THREE iconic rally cars lined up at the door of the Mount Errigal Hotel last night; a familiar scene at the Ballyraine, but this was for a rather more poignant occasion than usual.
By Chris McNulty. Pictures by Brian McDaid
The three cars – a Toyota Corolla, a Mk2 Escort and an S12 B Subaru Impreza now known the world over – were reminders of Manus Kelly.
Three years running, in 2016, 2017 and 2018, the Glenswilly man, as the winner of the Donegal International Rally, drove that Impreza across the finish ramp, just yards from where it sat last night, at the entry to the Manus Kelly Tribute Night, a function to remember and celebrate the Glenswilly man, who lost his life while competing in the Donegal International Rally.
Most of those who filed in took solemn looks at the machines.
In 2015, Manus achieved a life’s dream when he drove the Escort to glory in the National Rally, having cut his teeth in the Corolla. The Impreza became the poster car for the Rally and Manus the smiling face of the event.
Sadly, a June Sunday this year altered everything forever as Manus lost his life when the Hyundai i20 R5 he was driving left the road on special stage 15, Fanad Head.
“Five months ago, our lives flipped upside-down and they’ll never be the same again,” his brother Caolan Kelly told an audience of over 600.
“Things are extremely raw and we are dealing with a massive void in our own way. We are fortunate that we have a strong, close family unit that is supporting each other.”
A Memorial Trust has been set up in Manus’s honour with a host of auction items last night raising money that will go towards assisting Manus’s wife, Bernie, their children Annie, Mandy, Charlie, Conan and Bella. Manus’s parents, Donal and Jacquline, his sisters Bridgin, Kelda, Ciara and Shannagh and his brothers Donal, Caolan, Teighearnan and Leon, as well as extended family members were in attendance for a night of celebration and reflection.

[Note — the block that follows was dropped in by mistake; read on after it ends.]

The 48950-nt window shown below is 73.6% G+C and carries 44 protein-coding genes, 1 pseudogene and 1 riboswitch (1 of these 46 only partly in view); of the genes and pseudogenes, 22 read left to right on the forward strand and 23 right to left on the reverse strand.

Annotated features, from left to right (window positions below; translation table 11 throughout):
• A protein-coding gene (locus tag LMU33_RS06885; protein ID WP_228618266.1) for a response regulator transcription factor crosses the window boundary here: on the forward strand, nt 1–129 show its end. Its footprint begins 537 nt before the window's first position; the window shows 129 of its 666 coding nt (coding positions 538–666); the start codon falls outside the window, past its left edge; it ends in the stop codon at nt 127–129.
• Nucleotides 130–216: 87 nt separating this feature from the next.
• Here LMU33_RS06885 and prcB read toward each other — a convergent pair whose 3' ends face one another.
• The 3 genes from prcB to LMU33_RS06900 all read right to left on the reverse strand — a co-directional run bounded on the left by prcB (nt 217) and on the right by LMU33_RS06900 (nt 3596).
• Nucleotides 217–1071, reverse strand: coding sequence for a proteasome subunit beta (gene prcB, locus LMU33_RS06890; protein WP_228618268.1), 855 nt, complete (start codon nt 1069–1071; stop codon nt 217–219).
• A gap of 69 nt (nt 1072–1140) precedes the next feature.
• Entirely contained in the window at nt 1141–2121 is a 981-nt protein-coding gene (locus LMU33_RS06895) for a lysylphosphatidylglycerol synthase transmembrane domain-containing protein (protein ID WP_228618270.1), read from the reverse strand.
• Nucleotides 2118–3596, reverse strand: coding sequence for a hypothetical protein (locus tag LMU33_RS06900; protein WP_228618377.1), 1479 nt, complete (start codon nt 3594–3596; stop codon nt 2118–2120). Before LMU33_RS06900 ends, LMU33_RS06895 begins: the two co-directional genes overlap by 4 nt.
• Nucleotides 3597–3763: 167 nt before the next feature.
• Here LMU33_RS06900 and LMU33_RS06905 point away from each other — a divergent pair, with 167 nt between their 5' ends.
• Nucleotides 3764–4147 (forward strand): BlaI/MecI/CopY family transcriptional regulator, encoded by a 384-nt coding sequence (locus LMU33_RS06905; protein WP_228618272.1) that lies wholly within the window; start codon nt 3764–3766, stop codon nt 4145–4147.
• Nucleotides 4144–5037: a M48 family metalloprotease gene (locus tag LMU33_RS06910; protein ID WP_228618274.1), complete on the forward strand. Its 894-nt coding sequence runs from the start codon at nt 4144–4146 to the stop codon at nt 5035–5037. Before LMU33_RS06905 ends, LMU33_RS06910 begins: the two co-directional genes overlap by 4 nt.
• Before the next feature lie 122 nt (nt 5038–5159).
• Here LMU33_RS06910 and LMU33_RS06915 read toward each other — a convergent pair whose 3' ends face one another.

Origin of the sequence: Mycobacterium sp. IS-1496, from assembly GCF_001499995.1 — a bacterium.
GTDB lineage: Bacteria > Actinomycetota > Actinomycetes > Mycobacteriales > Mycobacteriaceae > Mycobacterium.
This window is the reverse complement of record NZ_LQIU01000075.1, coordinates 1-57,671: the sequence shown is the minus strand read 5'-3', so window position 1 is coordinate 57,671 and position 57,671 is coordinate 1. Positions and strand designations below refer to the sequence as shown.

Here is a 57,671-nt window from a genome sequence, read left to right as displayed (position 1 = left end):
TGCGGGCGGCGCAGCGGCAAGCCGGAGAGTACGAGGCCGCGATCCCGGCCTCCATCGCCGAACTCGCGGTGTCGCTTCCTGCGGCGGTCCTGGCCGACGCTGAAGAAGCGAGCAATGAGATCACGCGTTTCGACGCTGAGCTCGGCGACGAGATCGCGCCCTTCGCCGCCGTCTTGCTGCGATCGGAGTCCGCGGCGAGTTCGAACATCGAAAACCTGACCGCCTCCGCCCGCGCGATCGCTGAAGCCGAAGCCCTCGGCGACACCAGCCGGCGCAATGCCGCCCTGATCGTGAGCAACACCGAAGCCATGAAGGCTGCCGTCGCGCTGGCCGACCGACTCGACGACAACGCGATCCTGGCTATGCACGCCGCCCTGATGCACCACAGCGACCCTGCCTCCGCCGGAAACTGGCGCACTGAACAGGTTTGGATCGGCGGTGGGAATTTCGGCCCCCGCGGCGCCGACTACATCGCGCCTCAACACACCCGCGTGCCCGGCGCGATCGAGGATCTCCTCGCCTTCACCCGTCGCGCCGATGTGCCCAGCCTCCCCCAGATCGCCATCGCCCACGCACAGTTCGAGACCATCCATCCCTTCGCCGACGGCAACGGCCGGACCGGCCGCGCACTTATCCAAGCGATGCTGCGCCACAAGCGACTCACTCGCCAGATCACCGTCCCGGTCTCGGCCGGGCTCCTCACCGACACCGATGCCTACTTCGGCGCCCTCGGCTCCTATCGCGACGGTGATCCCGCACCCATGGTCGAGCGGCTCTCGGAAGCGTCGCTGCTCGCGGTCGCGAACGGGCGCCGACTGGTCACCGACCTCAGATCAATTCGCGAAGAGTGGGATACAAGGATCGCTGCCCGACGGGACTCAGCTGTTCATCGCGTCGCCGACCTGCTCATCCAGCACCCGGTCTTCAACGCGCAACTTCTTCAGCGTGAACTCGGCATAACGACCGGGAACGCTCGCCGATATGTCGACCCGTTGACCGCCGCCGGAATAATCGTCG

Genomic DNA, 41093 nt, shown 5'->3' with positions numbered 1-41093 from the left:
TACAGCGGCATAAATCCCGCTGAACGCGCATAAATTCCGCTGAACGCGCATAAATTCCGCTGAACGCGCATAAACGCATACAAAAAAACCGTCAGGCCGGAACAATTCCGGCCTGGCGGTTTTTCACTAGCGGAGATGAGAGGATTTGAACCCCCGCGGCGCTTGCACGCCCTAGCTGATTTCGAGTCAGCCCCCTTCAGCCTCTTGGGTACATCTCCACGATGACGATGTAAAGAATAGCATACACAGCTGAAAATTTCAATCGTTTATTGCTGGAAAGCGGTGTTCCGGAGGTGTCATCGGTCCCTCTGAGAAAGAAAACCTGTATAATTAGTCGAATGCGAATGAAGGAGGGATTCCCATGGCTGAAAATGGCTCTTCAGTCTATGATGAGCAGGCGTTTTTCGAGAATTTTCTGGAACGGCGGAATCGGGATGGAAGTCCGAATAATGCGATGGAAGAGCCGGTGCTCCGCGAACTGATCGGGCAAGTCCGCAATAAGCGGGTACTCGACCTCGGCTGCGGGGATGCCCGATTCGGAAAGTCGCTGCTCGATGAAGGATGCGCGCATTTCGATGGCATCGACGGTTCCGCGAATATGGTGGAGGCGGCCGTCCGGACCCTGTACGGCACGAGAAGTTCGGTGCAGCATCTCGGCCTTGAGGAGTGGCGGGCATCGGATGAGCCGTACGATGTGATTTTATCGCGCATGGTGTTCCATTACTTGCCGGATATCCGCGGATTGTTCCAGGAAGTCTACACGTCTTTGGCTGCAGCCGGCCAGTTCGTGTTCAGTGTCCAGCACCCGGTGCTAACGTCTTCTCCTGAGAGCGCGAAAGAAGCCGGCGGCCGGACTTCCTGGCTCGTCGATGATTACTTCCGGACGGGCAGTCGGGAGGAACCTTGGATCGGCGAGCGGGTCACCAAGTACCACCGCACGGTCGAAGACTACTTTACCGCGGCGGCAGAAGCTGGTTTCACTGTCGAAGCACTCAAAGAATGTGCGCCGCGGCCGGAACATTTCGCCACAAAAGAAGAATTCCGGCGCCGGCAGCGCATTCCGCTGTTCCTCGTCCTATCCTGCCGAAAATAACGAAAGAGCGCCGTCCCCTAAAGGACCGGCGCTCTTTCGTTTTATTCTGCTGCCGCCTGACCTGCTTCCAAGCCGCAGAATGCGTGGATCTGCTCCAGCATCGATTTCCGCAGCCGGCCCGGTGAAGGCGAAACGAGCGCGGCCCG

“Life will never, ever be the same again without him, but I’m staying strong for the kids,” Bernie Kelly said.
“It’s tough. Manus was an angel in this world. Everyone loved him. Manus was extra special in so many ways.”
Manus won the National Rally in 2015 and the three-in-a-row from 2016-18 with trusted navigator Donall Barrett by his side for all of the triumphs. It was Barrett who sat in the passenger seat on the day of tragedy.
“The unthinkable happened when we lost Manus,” Barrett said.
“Since that day, reality has been hard to take in.
“I have mixed emotions: Complete sadness at what happened, but complete pride to call Manus a friend. Manus gave so much in his short life. He was a special person.”
Like the rest of the room, Mandy Kelly grew to admire Manus. He told how he watched with real pride as his father won the Donegal Rally.
“It made me proud and it was just class to see my own dad win the Donegal Rally three times in a row,” he said. “It was unreal.”
Donal Kelly, another brother, thanked the organisers of the night and said the kind messages had been ‘a great comfort to the family’.
Reflecting on Manus’s rallying career, Donal singled out Cathal Browne, Mickey Glackin and Paddy Boyle, who had been with Manus since the start.
Donal recalled that he had been at Manus’s first ever rally, an event in County Monaghan and, of course, was at his last, the 2019 Donegal International.
“He became a hero and all I wanted to do was to fill his boots,” Donal said.
“Boy, what a journey it was. What a driver and what a brother.”
Bernie Kelly noted how Manus had many ‘teams’ by his side whatever the occasion, from those in MK Rally, through a political journey that saw him elected as a Fianna Fáil County Councillor in May, those in the Glenswilly GAA club who went beyond duty’s call during Manus’s wake and funeral, and his work colleagues at his business, TFS.
Bernie paid tribute to Donall Barrett who, she said, Manus ‘adored being in the car with’.
Bernie thanked Fr Paddy Dunne, a close friend of the family, and Fr Michael Sweeney from Fanad, who anointed Manus on that fateful June Sunday.
She said: “Thank God, he didn’t suffer. If there had been a doctor on the fence that day, they wouldn’t have been able to save him. We’re thankful that he didn’t suffer.”
The great and the good of Irish rallying were in attendances, including legends such as Andrew Nesbitt, Austin McHale, Declan Boyle, Garry Jennings, Donagh Kelly and Rory Kennedy.
“Manus was a man with great charisma and sense of humour, a man of great strength and courage,” Caolan Kelly said.
“We are facing every obstacle with the characteristics that made Manus the man he was.
“As time goes on, things multiply and get harder. Pulling the duvet up and turning the brain off is a daily struggle.”
The evening’s Master of Ceremonies, Charlie Collins – who interviewed a number of guests alongside Oisin Kelly of Highland Radio – put it neatly when he said: ‘There was never a bad word said about him. Not before. And not since.”
There was hardly a dry eye in the house as Bernie Kelly mentioned how she was ‘trying to stay strong’ and how Manus’s passing had ‘changed me forever.’
She said: “We can’t wait to see the back of 2019. I’m staying strong for the kids and I have a great wee team behind me.
“We are not alone. We didn’t lose a friend. We gained an angel.”Tags: